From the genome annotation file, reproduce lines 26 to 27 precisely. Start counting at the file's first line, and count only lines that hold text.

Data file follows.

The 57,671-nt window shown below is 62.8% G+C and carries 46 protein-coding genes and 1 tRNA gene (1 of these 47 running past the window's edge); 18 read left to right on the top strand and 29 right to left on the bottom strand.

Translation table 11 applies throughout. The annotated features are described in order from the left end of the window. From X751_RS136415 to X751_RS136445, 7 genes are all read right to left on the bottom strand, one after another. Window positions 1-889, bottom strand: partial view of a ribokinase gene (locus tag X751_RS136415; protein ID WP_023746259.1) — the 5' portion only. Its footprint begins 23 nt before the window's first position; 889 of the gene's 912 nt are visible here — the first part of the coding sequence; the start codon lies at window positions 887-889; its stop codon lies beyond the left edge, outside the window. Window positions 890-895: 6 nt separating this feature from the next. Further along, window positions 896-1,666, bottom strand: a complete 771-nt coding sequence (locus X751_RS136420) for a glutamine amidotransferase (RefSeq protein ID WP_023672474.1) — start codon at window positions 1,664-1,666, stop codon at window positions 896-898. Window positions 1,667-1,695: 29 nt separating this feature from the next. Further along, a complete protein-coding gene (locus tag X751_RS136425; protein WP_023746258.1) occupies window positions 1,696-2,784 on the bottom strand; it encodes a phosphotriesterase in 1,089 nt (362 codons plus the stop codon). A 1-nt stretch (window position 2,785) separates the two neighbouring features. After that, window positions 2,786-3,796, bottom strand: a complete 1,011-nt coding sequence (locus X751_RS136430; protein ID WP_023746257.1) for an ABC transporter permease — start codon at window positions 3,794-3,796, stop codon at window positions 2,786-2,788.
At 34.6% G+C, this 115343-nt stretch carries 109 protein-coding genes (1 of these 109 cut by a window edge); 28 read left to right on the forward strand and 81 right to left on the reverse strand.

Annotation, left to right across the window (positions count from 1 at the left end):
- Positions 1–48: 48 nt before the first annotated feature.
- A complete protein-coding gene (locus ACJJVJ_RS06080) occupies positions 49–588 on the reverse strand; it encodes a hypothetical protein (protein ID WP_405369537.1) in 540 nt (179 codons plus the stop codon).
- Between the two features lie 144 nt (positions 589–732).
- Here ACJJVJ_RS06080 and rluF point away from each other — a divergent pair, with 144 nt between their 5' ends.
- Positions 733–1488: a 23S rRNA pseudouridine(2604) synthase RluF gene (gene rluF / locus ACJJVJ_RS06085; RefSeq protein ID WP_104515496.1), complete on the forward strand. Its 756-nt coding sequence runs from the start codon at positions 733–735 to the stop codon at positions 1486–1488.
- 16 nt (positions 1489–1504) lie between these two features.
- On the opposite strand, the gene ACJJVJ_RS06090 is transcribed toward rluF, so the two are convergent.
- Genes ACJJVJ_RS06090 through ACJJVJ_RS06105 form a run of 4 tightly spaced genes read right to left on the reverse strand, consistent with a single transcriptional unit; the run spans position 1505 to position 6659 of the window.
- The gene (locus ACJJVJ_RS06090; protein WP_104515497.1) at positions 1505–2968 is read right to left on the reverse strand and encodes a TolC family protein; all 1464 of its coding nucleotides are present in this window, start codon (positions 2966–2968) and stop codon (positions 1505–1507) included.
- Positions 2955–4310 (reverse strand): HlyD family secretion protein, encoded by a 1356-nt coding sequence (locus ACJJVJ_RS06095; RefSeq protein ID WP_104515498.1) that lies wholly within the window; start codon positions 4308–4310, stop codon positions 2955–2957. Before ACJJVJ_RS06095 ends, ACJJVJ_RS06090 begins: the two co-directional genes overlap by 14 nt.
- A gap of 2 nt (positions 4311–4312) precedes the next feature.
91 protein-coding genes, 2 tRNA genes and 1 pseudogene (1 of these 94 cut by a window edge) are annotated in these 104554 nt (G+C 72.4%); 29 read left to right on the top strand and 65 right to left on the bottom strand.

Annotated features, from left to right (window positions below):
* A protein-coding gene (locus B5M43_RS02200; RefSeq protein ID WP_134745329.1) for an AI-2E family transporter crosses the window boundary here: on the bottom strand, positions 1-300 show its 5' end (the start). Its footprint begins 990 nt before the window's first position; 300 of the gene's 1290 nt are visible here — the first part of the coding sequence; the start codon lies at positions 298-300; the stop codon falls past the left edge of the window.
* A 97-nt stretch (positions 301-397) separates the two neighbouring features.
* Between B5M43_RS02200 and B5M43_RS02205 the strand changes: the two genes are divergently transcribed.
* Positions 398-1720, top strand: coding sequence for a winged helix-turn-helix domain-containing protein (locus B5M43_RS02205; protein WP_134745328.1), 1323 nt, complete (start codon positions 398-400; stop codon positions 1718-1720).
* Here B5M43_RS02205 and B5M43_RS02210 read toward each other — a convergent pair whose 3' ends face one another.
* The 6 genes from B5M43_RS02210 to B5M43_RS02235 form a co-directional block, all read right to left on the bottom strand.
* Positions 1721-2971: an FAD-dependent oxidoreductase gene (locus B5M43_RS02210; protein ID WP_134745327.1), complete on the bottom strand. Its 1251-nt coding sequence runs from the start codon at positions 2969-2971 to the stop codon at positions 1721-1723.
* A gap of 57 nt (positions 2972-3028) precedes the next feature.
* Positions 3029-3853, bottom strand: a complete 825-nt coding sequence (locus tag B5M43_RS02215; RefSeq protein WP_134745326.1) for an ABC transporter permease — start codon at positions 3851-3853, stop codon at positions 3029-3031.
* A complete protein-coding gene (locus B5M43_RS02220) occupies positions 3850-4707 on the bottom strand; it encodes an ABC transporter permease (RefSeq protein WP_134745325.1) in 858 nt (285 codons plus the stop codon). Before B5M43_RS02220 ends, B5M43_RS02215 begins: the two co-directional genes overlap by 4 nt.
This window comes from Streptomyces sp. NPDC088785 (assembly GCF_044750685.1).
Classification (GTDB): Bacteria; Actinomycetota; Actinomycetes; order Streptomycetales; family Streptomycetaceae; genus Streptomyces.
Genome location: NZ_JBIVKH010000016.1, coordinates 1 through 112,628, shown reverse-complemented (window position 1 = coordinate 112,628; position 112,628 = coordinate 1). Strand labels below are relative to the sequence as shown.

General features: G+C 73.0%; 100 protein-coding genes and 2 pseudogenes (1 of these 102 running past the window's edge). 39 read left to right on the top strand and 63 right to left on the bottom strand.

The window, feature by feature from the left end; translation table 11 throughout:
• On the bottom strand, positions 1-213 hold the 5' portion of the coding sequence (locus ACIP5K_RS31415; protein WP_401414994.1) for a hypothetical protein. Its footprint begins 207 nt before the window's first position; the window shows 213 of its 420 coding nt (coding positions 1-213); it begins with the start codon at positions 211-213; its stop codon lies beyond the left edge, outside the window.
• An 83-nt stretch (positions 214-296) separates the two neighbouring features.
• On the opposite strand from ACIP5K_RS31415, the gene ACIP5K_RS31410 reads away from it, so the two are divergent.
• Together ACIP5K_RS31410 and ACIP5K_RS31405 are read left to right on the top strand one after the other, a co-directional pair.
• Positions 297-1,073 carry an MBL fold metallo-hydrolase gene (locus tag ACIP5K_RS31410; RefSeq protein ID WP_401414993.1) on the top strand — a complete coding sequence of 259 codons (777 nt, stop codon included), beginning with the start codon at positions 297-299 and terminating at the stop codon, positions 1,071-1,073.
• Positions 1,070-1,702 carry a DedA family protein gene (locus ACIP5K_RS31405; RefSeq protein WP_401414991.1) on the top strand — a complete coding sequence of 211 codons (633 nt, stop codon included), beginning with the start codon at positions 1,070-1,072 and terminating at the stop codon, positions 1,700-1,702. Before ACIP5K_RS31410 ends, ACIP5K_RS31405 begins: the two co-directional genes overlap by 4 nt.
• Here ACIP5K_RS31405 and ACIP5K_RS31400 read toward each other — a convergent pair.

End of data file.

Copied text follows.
* Positions 3029-3853, bottom strand: a complete 825-nt coding sequence (locus tag B5M43_RS02215; RefSeq protein WP_134745326.1) for an ABC transporter permease — start codon at positions 3851-3853, stop codon at positions 3029-3031.
* A complete protein-coding gene (locus B5M43_RS02220) occupies positions 3850-4707 on the bottom strand; it encodes an ABC transporter permease (RefSeq protein WP_134745325.1) in 858 nt (285 codons plus the stop codon). Before B5M43_RS02220 ends, B5M43_RS02215 begins: the two co-directional genes overlap by 4 nt.